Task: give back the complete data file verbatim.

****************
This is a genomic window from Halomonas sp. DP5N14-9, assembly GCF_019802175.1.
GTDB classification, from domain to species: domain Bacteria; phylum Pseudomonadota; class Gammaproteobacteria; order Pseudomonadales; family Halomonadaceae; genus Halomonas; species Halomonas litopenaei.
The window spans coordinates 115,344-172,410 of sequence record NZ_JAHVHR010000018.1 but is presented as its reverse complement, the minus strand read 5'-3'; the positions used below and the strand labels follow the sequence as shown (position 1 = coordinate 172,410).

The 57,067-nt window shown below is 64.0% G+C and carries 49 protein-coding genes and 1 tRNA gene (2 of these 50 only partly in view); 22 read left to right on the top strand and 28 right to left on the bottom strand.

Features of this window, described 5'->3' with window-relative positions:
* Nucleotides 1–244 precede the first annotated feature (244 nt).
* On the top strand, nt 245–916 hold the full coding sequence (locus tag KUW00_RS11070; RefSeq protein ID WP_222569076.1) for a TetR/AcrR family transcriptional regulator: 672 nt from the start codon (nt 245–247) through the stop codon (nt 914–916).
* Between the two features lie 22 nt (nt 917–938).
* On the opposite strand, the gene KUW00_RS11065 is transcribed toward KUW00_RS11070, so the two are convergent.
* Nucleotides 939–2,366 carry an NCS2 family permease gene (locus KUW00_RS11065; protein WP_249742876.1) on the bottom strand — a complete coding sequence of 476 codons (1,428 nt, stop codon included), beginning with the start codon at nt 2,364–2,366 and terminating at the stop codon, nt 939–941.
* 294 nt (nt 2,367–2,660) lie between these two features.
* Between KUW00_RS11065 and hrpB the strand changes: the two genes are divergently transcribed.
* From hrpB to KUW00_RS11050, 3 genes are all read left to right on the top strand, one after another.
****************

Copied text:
This is a genomic window from Halomonas sp. DP5N14-9, assembly GCF_019802175.1.
GTDB classification, from domain to species: domain Bacteria; phylum Pseudomonadota; class Gammaproteobacteria; order Pseudomonadales; family Halomonadaceae; genus Halomonas; species Halomonas litopenaei.
The window spans coordinates 115,344-172,410 of sequence record NZ_JAHVHR010000018.1 but is presented as its reverse complement, the minus strand read 5'-3'; the positions used below and the strand labels follow the sequence as shown (position 1 = coordinate 172,410).

The 57,067-nt window shown below is 64.0% G+C and carries 49 protein-coding genes and 1 tRNA gene (2 of these 50 only partly in view); 22 read left to right on the top strand and 28 right to left on the bottom strand.

Features of this window, described 5'->3' with window-relative positions:
* Nucleotides 1–244 precede the first annotated feature (244 nt).
* On the top strand, nt 245–916 hold the full coding sequence (locus tag KUW00_RS11070; RefSeq protein ID WP_222569076.1) for a TetR/AcrR family transcriptional regulator: 672 nt from the start codon (nt 245–247) through the stop codon (nt 914–916).
* Between the two features lie 22 nt (nt 917–938).
* On the opposite strand, the gene KUW00_RS11065 is transcribed toward KUW00_RS11070, so the two are convergent.
* Nucleotides 939–2,366 carry an NCS2 family permease gene (locus KUW00_RS11065; protein WP_249742876.1) on the bottom strand — a complete coding sequence of 476 codons (1,428 nt, stop codon included), beginning with the start codon at nt 2,364–2,366 and terminating at the stop codon, nt 939–941.
* 294 nt (nt 2,367–2,660) lie between these two features.
* Between KUW00_RS11065 and hrpB the strand changes: the two genes are divergently transcribed.
* From hrpB to KUW00_RS11050, 3 genes are all read left to right on the top strand, one after another.